First aired on Q (04/15/13)
In baseball, there's no pitch quite as unique as the knuckleball. It's a pitch that -- rather counterintuitively -- succeeds without spin or speed. It's a pitch as difficult to hit as it is to master, and few pitchers these days attempt it. One of those pitchers is R.A. Dickey (his initials stand for Robert Allen), who is the new starting ace pitcher for the Toronto Blue Jays. Like the knuckleball, Dickey himself is a bit of an enigma: equal parts pitcher and philosopher. He spent most of his career as a journeyman, but last year, at the age of 38, he won the Cy Young Award, becoming the first knuckleballer in history to do so. But it's Dickey's life off the field that makes him such a compelling figure. His memoir, Wherever I Wind Up: My Quest for Truth, Authenticity, and the Perfect Knuckleball, tells Dickey's inspiring and often difficult story, which includes suffering sexual abuse, struggles with depression, and climbing Mt. Kilimanjaro. In short, R.A. Dickey is no ordinary baseball player, and he spoke with Jian Ghomeshi on Q recently about life both on and off the diamond.
In Toronto, there hasn't been this much hype for a baseball team in 20 years, when the Blue Jays last won the World Series. The season's opening game two weeks ago was hotly anticipated, in large part due to Dickey's presence. (And anyone following the team will know that Dickey's first two appearances were far from impressive.) But how does that pressure affect him as a player? "It sets up some expectations that may be initially a little bit unfair," he said. "I think people think we should go 162 and 0, that's kind of tough to do...we have a really good team but over the course of 162 games you're going to have some periods where you're just not as good as you could be."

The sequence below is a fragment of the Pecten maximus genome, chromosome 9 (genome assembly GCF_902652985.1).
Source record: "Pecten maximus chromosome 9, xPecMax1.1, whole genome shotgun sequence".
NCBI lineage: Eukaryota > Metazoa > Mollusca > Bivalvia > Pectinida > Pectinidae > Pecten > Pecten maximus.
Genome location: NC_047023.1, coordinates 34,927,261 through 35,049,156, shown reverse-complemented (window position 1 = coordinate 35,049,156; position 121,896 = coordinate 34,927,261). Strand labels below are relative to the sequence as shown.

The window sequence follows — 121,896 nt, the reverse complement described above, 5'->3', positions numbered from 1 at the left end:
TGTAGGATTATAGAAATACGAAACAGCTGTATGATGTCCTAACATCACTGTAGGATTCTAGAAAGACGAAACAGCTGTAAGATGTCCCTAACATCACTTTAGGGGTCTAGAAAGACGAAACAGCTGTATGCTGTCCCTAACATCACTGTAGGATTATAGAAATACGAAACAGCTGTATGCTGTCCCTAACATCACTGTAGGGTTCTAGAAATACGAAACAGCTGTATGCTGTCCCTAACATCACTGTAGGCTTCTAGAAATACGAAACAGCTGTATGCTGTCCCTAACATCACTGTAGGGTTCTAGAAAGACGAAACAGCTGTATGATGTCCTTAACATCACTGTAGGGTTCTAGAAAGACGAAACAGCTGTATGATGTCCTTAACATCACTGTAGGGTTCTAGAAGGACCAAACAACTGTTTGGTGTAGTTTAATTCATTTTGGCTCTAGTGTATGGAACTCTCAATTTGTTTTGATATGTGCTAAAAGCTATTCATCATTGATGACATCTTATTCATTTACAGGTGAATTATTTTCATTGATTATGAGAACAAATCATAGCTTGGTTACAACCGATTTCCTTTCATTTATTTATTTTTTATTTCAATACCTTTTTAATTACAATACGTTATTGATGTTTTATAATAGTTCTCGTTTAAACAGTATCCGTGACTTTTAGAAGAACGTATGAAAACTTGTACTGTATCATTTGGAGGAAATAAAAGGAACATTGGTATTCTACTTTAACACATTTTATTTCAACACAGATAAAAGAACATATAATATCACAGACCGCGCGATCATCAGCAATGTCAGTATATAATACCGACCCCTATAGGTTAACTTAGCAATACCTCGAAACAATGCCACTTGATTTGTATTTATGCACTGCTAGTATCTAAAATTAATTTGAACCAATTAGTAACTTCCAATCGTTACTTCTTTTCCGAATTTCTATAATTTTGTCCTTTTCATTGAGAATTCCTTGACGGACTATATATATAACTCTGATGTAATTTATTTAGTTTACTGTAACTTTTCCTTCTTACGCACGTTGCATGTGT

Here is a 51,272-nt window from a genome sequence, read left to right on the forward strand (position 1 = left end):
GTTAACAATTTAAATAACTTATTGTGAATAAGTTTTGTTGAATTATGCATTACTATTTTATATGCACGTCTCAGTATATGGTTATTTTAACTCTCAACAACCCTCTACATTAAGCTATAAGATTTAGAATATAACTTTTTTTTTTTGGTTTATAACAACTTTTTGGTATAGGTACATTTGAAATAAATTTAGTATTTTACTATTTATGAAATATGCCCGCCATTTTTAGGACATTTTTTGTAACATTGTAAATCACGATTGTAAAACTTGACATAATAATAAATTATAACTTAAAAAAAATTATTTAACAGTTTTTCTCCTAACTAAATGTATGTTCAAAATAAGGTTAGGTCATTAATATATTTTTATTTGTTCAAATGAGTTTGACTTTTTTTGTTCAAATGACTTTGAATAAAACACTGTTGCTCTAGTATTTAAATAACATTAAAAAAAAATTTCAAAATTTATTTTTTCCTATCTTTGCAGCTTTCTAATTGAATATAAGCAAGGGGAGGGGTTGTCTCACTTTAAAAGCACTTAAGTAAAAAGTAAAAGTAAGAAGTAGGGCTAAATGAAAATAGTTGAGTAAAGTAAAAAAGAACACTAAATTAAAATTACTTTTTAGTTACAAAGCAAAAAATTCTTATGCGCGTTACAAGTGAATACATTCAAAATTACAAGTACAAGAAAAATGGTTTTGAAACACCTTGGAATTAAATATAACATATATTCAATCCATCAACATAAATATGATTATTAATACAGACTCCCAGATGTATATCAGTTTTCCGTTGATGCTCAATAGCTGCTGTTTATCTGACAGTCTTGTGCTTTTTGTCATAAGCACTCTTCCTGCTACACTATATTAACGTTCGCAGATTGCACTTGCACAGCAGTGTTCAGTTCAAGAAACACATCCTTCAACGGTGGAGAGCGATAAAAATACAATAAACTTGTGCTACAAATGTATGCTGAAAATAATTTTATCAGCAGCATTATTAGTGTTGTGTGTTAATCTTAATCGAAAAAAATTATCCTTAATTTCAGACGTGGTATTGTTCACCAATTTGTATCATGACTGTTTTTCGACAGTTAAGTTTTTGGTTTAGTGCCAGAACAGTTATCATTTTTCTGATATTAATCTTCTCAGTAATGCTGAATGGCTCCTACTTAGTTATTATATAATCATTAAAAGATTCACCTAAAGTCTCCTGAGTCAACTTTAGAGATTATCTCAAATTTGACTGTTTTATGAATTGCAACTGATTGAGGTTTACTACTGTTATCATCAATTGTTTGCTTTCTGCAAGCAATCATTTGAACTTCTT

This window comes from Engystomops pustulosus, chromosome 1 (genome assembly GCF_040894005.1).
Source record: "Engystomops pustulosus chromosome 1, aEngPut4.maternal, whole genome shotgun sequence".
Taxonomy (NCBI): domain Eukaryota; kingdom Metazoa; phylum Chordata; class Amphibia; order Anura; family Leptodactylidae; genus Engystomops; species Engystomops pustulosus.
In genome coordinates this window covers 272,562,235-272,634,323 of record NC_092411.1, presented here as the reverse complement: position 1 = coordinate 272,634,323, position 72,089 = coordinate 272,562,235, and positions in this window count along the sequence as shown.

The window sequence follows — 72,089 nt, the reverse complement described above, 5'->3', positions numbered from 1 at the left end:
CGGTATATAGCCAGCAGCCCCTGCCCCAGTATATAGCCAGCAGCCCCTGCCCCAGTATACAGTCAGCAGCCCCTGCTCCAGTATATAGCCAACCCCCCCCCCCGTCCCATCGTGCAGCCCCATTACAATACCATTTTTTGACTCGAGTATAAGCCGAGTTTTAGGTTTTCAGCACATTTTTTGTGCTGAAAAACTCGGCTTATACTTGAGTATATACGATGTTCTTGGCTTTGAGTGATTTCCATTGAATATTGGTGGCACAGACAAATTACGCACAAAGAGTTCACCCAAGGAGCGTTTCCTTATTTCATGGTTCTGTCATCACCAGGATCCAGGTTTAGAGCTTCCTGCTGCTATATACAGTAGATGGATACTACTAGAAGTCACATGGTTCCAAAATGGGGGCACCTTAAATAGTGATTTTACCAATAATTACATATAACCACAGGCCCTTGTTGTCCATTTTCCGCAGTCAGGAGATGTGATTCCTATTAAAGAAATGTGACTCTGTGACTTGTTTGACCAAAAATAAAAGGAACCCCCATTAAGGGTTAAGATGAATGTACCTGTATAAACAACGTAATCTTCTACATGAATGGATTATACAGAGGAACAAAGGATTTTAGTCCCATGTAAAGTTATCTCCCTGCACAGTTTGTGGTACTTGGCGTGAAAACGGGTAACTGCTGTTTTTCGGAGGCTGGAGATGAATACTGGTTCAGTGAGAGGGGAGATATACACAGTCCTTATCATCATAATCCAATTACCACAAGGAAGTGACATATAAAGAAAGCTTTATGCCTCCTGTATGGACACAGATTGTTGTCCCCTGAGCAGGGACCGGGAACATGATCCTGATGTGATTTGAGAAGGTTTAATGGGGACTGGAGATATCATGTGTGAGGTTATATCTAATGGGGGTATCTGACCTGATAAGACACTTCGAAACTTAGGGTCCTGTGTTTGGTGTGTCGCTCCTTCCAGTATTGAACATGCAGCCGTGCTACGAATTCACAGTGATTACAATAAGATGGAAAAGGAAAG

That last line could be a metaphor for life. Early in Dickey's book, he describes his first game as a knuckleballer, a game where he certainly was not as good as he could be. In fact, he calls it "The Worst Night I Ever Had." But he doesn't take losses quite so hard any more. "I think for the longest time, my identity was completely wrapped up in the sport," he said. "Over time and my journey as a human being, I've found [that] I'm not my performance, and that certainly helps keep things in perspective. I don't mean I don't want to win badly, because there's not a person on the field that wants to win more than I do, but at the same time it helps me not take it home with me as much as I used to."
Dickey has also been brave enough to break the taboos against talking about sexual abuse and mental health. He was sexually abused by a babysitter as a child, and he doesn't shy away from the subject matter in his memoir. "I felt a real calling that if I was going to share my story, I needed to share the darkest parts of it," he said. "As a reader I can certainly detect when someone's tiptoeing around the truth, and that in some way destroys the credibility of what could otherwise be a fantastic book."
He also writes about how he found strength in Christianity. "You're constantly having to balance the brokenness of this world, and the pain of it, with the beauty and the joy of it," he said. "So for me, it was about trying to find a way to hold both of those things and take a step forward, and I found that in Christianity."
He certainly doesn't shy away from the dark times of his life, including an incident in 2006 when he came very close to attempting suicide. But he doesn't like to think of himself as a "survivor" any more. "For the longest time I really took a lot of pride in being a survivor, like you couldn't keep me down," he said. "But I came to the place ultimately that that was the wrong way to think... I just felt like there's more to life than just surviving."